Q: What are the pros and cons of your service?

A: The society offers a unique &#39mortgage promise&#39 to its intermediary partners whereby we will pay an additional £100 if we do not deliver our published service standards. This has been well received by our intermediaries and further underpins our commitment to this market. We also give a &#39decision to lend&#39 (which includes a full credit search and criteria check) in 30 minutes, meaning that the intermediary has the decision when he needs it – at point-of-sale.

Q: What is L&H&#39s share of the market?

A: It is difficult to quantify our share of the intermediary market but in 2002 we have produced in excess of £1bn of applications from this source.

Q: What incentives do you offer intermediaries?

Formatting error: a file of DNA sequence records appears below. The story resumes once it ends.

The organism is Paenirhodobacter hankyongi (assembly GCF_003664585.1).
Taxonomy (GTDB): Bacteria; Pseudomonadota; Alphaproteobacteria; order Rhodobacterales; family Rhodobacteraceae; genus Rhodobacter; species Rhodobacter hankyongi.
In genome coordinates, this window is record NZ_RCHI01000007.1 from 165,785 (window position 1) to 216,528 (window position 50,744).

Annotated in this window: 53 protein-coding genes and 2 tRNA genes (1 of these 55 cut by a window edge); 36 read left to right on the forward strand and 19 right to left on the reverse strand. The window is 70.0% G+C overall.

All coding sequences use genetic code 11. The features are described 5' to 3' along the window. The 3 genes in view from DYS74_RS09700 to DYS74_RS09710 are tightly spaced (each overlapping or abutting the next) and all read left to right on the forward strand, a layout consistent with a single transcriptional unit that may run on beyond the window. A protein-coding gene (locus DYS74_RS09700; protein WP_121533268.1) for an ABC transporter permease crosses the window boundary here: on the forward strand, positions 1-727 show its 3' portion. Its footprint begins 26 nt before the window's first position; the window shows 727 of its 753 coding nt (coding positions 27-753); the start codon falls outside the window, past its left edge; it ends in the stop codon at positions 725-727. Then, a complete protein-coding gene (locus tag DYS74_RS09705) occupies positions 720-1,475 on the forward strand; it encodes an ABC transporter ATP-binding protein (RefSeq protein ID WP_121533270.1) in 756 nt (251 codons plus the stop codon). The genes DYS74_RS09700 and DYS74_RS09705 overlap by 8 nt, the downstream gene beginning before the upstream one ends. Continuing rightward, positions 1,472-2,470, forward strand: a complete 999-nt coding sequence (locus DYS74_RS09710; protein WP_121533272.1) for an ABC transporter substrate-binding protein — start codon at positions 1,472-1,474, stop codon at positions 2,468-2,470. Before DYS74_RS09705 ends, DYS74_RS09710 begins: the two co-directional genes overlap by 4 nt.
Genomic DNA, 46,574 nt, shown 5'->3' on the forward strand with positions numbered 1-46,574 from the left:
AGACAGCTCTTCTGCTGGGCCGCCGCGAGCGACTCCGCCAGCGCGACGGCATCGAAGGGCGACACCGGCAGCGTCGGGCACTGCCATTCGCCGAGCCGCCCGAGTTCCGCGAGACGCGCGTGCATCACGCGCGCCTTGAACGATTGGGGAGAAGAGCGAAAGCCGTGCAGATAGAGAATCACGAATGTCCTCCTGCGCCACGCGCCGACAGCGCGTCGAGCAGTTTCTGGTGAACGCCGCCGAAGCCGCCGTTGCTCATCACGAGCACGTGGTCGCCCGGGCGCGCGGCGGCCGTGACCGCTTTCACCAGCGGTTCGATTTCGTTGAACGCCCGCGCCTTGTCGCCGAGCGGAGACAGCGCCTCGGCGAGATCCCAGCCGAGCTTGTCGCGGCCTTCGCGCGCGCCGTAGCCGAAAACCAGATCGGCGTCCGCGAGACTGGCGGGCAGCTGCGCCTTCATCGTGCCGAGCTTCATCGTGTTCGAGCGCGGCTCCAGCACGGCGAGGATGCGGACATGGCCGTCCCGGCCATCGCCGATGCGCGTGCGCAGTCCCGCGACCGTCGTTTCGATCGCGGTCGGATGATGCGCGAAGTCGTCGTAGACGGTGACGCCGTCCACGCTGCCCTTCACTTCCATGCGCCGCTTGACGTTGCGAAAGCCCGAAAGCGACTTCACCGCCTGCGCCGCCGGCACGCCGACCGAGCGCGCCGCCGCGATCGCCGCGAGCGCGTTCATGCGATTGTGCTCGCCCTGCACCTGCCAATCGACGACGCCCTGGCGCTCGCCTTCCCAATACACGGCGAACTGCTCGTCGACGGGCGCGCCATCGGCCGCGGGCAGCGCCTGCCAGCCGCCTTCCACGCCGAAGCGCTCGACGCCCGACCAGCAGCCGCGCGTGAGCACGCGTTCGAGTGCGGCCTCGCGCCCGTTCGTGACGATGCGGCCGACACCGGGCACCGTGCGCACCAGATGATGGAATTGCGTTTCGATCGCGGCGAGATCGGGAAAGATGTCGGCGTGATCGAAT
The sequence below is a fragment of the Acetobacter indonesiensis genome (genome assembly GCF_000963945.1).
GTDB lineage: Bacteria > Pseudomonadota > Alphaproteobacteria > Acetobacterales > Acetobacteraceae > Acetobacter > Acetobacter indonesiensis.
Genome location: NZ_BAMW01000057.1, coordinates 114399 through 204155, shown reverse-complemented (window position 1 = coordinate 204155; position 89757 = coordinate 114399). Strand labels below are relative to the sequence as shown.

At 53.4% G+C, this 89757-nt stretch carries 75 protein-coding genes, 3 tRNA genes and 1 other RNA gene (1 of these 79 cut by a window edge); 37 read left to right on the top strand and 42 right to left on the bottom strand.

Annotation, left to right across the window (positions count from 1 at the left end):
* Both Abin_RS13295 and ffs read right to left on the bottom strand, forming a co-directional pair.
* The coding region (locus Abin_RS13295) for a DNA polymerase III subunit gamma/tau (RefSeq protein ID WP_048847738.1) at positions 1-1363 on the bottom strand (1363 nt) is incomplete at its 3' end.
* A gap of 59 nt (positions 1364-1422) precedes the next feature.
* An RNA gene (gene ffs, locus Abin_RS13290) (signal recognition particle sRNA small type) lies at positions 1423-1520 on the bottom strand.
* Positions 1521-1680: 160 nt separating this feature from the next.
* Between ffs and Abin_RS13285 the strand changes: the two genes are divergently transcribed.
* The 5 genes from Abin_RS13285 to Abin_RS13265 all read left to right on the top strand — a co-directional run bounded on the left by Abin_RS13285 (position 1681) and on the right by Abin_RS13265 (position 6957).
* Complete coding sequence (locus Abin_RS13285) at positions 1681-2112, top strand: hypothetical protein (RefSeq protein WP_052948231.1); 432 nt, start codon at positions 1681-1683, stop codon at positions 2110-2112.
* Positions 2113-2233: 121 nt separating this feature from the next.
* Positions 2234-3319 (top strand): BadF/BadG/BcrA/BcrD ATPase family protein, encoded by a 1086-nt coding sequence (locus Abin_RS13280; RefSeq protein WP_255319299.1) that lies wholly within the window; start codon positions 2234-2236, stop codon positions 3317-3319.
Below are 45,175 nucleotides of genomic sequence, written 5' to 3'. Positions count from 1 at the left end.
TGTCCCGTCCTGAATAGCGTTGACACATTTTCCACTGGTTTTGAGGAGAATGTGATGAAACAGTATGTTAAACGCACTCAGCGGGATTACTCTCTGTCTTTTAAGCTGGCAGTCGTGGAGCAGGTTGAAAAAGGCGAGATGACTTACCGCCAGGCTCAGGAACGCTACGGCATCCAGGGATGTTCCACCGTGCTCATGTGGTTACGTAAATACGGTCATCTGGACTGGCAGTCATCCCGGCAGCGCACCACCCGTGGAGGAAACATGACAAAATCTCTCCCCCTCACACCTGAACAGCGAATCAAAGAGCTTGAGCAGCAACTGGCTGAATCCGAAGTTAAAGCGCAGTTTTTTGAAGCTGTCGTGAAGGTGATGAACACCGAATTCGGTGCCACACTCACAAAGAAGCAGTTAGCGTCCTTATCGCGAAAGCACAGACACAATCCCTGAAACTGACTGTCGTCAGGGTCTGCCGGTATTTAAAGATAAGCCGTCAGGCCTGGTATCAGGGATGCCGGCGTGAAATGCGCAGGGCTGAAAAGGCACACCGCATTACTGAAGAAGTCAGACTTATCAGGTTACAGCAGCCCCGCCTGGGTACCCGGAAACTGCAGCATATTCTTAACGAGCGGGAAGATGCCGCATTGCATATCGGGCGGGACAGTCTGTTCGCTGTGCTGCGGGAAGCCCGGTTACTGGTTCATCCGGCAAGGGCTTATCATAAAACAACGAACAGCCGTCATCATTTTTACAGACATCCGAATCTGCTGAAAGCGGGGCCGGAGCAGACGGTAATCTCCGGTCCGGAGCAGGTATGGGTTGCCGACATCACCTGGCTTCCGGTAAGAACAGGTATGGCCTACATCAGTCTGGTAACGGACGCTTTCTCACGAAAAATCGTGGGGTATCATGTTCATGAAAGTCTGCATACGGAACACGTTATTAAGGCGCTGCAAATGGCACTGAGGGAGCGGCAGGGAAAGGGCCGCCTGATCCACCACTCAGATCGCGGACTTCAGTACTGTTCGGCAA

A: Our procuration fees range from 0.25-0.35% for established partnerships. We offer attractively-priced products, competitive procuration fees and high service standards. This is supported by our &#39mortgage promise&#39, the approachability of our underwriting team, the flexibility and consistency of the decision-making process and the availability of a team of local development managers to assist our intermediaries.

Q: How do you envisage the intermediary market in two years&#39 time?

A: Leaner and meaner. Forthcoming regulation is likely to result in lower numbers of intermediaries, with some leaving the market entirely, either due to escalating costs or the lack of willingness to become qualified. A number will decide to join larger groups who are able to provide added value in the form of regulatory, PII, marketing and training support etc. Whichever route they take, mortgage regulation will definitely have a major impact on everyone in the intermediary market including lenders. It will help to focus minds on the person who ultimately matters – the customer.